gms | German Medical Science

Deutscher Kongress für Orthopädie und Unfallchirurgie
72. Jahrestagung der Deutschen Gesellschaft für Unfallchirurgie, 94. Tagung der Deutschen Gesellschaft für Orthopädie und Orthopädische Chirurgie und 49. Tagung des Berufsverbandes der Fachärzte für Orthopädie und Unfallchirurgie

22. - 25.10.2008, Berlin

Neurolysis, epicondylectomy or nerve transposition in a new animal model of experimental ulnar neuropathy

Meeting Abstract

  • K. Mader - St. Vinzenz-Hospital, Klinik für Unfallchirurgie/ Orthopädie, Köln, Germany
  • J. Dargel - St. Vinzenz-Hospital, Klinik für Unfallchirurgie/ Orthopädie, Köln, Germany
  • V. Golubev - Universitätsklinikum Köln, Zentrum Anatomie, Köln, Germany
  • J. Koebke - Universitätsklinikum Köln, Zentrum Anatomie, Köln, Germany
  • D. Angelov - Universitätsklinikum Köln, Zentrum Anatomie, Köln, Germany
  • D. Pennig - St. Vinzenz-Hospital, Klinik für Unfallchirurgie/ Orthopädie, Köln, Germany

Deutscher Kongress für Orthopädie und Unfallchirurgie. 72. Jahrestagung der Deutschen Gesellschaft für Unfallchirurgie, 94. Tagung der Deutschen Gesellschaft für Orthopädie und Orthopädische Chirurgie, 49. Tagung des Berufsverbandes der Fachärzte für Orthopädie. Berlin, 22.-25.10.2008. Düsseldorf: German Medical Science GMS Publishing House; 2008. DocWI68-1425

Die elektronische Version dieses Artikels ist vollständig und ist verfügbar unter: http://www.egms.de/de/meetings/dkou2008/08dkou431.shtml

Veröffentlicht: 16. Oktober 2008

© 2008 Mader et al.
Dieser Artikel ist ein Open Access-Artikel und steht unter den Creative Commons Lizenzbedingungen (http://creativecommons.org/licenses/by-nc-nd/3.0/deed.de). Er darf vervielf&aauml;ltigt, verbreitet und &oauml;ffentlich zug&aauml;nglich gemacht werden, vorausgesetzt dass Autor und Quelle genannt werden.


Gliederung

Text

Introduction: The treatment of ulnar neuropathy with either simple decompression, medial epicondylectomy, or nerve transposition is still of major debate. Although a recent meta- analysis in a clinical setting showed that in-situ neurolysis of the ulnar nerve is a reasonable alternative to anterior transposition for the surgical transposition of the ulnar nerve compression until now there is no experimental proof evaluation of the afore mentioned techniques.

Purpose: In a new rabbit model (scarred ulnar nerve model) the influence of neurolysis, nerve transposition and epicondylectomy on the functional and morphologic integrity of the ulnar nerve was investigated.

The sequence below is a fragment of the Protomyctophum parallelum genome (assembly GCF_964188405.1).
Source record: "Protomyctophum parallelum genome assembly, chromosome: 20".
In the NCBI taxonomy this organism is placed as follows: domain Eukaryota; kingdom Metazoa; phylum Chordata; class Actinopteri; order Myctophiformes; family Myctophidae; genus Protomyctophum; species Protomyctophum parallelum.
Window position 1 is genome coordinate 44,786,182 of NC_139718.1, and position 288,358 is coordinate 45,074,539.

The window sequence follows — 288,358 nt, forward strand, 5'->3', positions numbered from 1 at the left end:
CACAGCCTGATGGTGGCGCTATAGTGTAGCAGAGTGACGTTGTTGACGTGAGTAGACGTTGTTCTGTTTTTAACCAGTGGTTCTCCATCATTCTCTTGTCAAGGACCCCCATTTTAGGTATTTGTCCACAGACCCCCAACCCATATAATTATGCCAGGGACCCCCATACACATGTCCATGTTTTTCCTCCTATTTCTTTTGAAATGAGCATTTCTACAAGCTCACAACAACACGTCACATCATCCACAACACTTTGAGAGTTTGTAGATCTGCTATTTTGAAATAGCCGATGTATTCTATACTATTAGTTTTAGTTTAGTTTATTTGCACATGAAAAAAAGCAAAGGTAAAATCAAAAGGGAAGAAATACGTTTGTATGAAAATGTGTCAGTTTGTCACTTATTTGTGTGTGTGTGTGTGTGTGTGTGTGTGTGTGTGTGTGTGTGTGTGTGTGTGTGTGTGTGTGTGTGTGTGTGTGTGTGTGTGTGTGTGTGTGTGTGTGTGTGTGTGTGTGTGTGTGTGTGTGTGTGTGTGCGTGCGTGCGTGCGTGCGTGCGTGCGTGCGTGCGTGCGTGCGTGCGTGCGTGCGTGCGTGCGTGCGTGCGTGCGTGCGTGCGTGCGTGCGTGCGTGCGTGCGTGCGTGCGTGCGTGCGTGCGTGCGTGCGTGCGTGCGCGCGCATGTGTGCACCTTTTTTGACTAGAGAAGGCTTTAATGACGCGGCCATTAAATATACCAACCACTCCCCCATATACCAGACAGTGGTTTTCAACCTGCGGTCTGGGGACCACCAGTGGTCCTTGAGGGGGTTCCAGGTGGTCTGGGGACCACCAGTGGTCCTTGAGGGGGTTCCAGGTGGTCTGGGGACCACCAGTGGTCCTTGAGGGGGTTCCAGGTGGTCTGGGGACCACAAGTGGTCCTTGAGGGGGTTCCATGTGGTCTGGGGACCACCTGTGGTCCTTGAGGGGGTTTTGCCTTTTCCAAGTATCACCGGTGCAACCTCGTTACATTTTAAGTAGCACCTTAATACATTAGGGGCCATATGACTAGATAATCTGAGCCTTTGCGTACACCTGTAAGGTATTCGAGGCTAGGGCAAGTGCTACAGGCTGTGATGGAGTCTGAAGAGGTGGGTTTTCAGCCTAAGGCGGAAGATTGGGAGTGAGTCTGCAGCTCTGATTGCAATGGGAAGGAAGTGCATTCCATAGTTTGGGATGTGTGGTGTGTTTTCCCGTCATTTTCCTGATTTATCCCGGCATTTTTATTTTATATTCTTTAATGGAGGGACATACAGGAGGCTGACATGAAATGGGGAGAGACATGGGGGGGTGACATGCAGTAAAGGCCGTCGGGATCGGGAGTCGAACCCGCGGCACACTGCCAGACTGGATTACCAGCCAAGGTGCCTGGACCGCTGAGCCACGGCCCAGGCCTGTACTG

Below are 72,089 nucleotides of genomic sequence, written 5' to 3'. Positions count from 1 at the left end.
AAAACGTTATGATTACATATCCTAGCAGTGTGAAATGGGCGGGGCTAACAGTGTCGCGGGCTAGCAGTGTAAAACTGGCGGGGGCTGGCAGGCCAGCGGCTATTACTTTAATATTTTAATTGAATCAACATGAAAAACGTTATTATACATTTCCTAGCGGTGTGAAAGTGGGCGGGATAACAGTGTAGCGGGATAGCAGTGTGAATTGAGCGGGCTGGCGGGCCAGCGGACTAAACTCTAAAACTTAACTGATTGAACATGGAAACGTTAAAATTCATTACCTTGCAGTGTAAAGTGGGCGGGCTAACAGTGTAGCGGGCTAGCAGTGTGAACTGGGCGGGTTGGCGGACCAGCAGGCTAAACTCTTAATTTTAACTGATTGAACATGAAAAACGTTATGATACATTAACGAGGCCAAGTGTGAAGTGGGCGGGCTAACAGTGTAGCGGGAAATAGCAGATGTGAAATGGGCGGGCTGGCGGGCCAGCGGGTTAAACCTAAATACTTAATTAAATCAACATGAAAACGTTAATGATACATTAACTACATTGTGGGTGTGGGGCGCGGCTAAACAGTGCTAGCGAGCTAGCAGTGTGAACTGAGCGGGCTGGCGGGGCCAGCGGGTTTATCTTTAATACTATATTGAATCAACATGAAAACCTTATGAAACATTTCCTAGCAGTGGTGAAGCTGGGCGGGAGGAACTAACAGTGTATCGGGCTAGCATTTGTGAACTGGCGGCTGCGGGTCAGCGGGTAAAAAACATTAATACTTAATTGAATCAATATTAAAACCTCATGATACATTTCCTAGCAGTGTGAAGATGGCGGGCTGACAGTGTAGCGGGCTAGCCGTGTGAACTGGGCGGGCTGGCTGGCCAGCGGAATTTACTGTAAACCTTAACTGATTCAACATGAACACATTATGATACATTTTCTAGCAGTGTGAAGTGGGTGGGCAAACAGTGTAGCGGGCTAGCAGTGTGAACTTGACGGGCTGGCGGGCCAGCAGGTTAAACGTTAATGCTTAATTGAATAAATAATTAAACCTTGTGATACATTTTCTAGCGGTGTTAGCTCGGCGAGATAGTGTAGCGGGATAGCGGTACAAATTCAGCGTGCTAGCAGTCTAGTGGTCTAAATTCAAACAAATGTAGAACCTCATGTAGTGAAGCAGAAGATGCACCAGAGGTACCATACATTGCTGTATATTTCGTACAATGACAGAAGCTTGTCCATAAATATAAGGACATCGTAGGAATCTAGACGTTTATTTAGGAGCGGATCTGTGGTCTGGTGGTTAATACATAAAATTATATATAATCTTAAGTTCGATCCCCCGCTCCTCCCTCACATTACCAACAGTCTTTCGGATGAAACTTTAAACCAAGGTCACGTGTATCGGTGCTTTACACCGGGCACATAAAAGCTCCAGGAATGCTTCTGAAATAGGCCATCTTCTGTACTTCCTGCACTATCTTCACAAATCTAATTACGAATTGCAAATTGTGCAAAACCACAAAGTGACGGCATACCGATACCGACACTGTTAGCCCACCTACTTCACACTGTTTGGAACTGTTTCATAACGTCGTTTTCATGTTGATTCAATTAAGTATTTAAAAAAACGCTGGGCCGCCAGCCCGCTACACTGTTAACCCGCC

Material and methods: 48 Female Chinchilla Bastard rabbits were used in the study (six controls). All operations were performed in deep anethesia, in 42 rabbits the left ulnar nerve was exposed and attached to the soft tissues between Struther´s arcade and the flexor carpi ulnaris muscle using epineural resorbable sutures (7-0 PDS) leading to reproducable scarring of the nerve in this area. In three operative groups either in- situ neurolysis, anterior transposition or medial epicondylectomy was performed. Using optical markers placed in equidistant reference points, nerve tension was recorded using mechanical distraction in 80° of flexion of the elbow. Measurement of nerve conduction velocity (NCV) was performed using a minituarized electric stimulator (Micromed). Cristal Fast Blue was applied after transection of the ulnar nerve in a silicon tube sutured to the nerve to perform retrograde tracing of the spinal ganglion perikarya and motoneurons by . 10 days after the retrograde labelling the rabbits were killed via transcardial perfusion and vibratome sections were used for neuronal counting using the fractionator method.

Results: Tensile properties were siginificangly altered after epicondylectomy and transposition with loss of normal tensile properties in the joint and non- joint region; the NCV was not significantly altered in the neurolysis group (60m/s ± 10), but significantly dropped in the transposition and epicondylectomy group (40 m/s ± 15). Nerve cell integrity and cell number was not altered in the neurolysis group (1350 ± 300)compared to non- operated control animals (1400 ± 250) and was reduced in the transposition and epicondylectomy group (1100 ± 250).

Conclusion: In-situ neurolysis of the scarred ulnar nerve in a new rabbit model is less invasive and does not affect the electrophysiologic, biomechanical and cellular properties as transposition or epicondylectomy.